And that parade is well funded indeed. In 2014, CCSA reported its income to be $22,120,466. Although it is a membership organization, only $1.6 million came from charter school dues. That year, CCSA received nearly $17 million dollars in gifts, grants and contributions. CCSA also has another name, the California Charter School Consortium, and under that name it received a 5.8 million dollar grant from the multi-billion dollar Silicon Valley Community Foundation in 2014.
CCSA does not disclose its funders on its website nor on its 990 form, but given its Board of Directors, who makes the list of big donors is not difficult to guess.
This year’s Board of Directors include New York’s DFER founder, Joe Williams, a director of the Walton Education Coalition, Gregory McGinty, the Executive Director of Policy for the Broad Foundation, Neerav Kingsland, the CEO of the Hastings Fund, and Christopher Nelson, the Managing Director of the Doris & Donald Fisher Fund. Prior Board members include Reed Hastings of Netflix and Carrie Walton Penner, heir to the Walmart fortune.
The real power, however, sits in CCSA’s related organization, CCSA Advocates, a not-for-profit 501(c)(4) whose mission is to increase the political clout of charter schools on local school boards, on county boards, and in Sacramento. It is at all three levels that charters can be authorized in the state. Both CCSA and CCSA Advocates work together to thwart legislative efforts that would increase charter oversight, such as as AB 709 that would make charter board meetings public, allow the public to inspect charter school records, and prohibit charter school officials from having a financial interest in contracts that they enter into in their official capacity. All of the above are expected of public schools.
AB 709 is on the Governor’s desk awaiting action.
The California Charter Schools Association also fought SB322, which would give charter school students the same reasonable, due process rights afforded students who attend public schools, and SB 739 which would put some restrictions on the ability of a district to open up “resource center” charters in other counties, which led to the abuses described earlier in this report.
The efforts of the California Charter School Association Advocates do not end with the opposition to bills such as those described above. CCSAA is a conduit for hundreds of millions of dollars that influence California elections, both big and small.
The primary function of a not for profit 501(c)(4), according to the tax code, is to promote the social welfare. Although a 501(c)(4) may participate in some political activities, such expenditures cannot exceed 50% of the organization’s budget.
Does CCSAA promote the social welfare as its primary mission? Although its website has general information promoting charters, its donate button deposits donations directly into two political action committees (PACs).
In addition to those PACs, CCSAA also runs a super PAC, known as the California Charter Schools Association Advocates Independent Expenditure Committee, which has raised over $16 million since it began in the summer of 2011.
The list of big donors to CCSA Advocates’ Super Pac will not surprise those who follow the California charter world—Doris Fisher: $3,400,000; Eli Broad: $1,205,000; Reed Hastings: $3,684,500; members of the Walton family: $2,092,500; John and Regina Scully $1,529,500; and Barbara Grimm, $1,236,400. Ms. Grimm, whose family fortune was made in agriculture, stepped up her donations after her blended learning (computer based instruction) charter with its “edible education program” won an award from CCSA.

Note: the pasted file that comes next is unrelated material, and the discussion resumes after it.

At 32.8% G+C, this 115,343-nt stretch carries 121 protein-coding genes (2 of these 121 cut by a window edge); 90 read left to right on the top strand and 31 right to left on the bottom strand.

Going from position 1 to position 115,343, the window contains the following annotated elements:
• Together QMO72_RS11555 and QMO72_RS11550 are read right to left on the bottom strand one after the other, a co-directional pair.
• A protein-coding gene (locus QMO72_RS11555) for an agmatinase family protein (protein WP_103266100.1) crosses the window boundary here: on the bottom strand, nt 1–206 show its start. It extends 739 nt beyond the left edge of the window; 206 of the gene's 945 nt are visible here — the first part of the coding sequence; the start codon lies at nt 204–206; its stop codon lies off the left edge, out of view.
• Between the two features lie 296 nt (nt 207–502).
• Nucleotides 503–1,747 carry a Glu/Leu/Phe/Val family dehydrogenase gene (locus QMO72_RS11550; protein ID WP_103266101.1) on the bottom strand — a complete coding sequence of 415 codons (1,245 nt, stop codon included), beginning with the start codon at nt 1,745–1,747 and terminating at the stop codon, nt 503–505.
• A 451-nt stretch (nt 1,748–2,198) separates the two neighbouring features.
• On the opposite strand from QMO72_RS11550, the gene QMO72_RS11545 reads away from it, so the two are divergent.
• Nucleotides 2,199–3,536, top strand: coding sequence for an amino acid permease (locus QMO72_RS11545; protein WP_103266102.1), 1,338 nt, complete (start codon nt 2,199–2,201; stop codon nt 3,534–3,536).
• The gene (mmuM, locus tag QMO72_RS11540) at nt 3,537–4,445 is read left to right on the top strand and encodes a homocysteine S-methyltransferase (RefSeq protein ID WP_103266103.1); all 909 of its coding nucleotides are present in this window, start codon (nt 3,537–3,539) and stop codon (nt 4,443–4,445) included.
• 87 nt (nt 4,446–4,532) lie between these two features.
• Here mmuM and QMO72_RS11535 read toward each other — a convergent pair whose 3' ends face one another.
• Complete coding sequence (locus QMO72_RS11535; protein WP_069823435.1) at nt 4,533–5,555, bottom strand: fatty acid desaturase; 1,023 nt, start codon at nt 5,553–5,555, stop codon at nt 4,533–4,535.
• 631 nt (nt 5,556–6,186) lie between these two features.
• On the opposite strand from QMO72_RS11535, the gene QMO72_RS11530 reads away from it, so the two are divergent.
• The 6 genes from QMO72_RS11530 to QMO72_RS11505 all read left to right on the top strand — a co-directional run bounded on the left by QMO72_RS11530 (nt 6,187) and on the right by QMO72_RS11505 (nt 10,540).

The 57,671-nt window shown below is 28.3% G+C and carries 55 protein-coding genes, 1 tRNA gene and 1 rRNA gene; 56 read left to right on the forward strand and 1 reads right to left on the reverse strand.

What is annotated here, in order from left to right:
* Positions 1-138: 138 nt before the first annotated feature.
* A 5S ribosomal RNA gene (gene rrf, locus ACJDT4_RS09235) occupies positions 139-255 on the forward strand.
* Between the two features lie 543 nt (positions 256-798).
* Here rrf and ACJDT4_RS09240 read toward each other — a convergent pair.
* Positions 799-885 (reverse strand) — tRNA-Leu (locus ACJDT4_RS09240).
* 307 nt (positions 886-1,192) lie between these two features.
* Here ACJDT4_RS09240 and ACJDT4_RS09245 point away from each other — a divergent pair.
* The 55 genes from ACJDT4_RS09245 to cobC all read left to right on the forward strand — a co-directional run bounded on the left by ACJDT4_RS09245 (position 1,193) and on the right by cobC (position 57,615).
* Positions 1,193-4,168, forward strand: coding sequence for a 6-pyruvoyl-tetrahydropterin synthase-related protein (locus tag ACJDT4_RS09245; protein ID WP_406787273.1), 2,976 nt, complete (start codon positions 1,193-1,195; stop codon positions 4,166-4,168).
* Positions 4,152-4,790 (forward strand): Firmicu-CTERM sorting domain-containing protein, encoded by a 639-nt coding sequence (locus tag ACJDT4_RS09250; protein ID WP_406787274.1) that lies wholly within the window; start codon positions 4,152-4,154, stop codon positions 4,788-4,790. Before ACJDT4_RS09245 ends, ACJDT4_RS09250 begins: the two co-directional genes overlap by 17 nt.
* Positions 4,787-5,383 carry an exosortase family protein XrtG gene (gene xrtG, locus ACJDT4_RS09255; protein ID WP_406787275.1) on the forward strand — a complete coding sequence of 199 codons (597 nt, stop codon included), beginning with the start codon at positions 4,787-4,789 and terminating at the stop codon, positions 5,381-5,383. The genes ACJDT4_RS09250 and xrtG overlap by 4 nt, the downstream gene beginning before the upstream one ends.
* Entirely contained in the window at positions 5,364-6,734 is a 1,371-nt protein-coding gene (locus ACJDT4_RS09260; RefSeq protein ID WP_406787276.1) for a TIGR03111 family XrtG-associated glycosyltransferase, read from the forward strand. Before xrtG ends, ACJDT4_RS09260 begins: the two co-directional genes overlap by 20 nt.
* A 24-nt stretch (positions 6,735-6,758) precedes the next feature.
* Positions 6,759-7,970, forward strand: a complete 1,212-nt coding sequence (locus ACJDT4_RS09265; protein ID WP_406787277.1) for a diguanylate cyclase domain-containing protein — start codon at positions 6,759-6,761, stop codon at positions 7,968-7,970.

Then there are the PACs that donate to the Super Pac, as well as the individual donors outside the state like John and Laura Arnold of Houston ($1,000,000), Michael Bloomberg of New York ($425,000) and Stacy Schusterman of Tulsa ($75,000), the chairman of Sansone Energy, who also sits on the board of The Charter Growth Fund.
Does this massive spending make a difference?
Carl J. Petersen is a candidate in next year’s LAUSD District 2 board election. He became a public education activist while fighting for his two daughters who are on the autism spectrum. Petersen had this to say about the influence of CCSA in Los Angeles:
The California Charter School Association (CCSA) and their allies poured nearly $2.3 million into last year’s LAUSD election, helping to make them the nation’s most expensive school board election. Given this influence, is it any surprise that the LAUSD Charter School Division, which is responsible for overseeing the largest charter system in the country, is headed by a former staff member of the CCSA or that the District has only revoked one charter in the past three years?
The spending by CCSA Advocates and its PACs, one of which deceptively goes by the acronym PTA (Parent Teacher Alliance), has affected primary races across the state. No doubt November will bring another influx of cash and spending.
And so the citizens of California stand at the crossroads. Do they follow the Broad Plan and trust in billionaires to shepherd the education of their children in loosely regulated charters, or do they slow down, and create responsible policies and rules that serve both the taxpayers and children of the state well.
Another state-funded $28 million grant cycle to start new charter schools has begun. No doubt the school entrepreneurs will be lining up to grab the $575,000 in start-up cash, generously provided by the taxpayers of the Golden State.
 a private foundation of Netflix’s Reed Hastings.
 a San Francisco-based philanthropy created by Doris and Donald Fisher, founders of the Gap, Inc.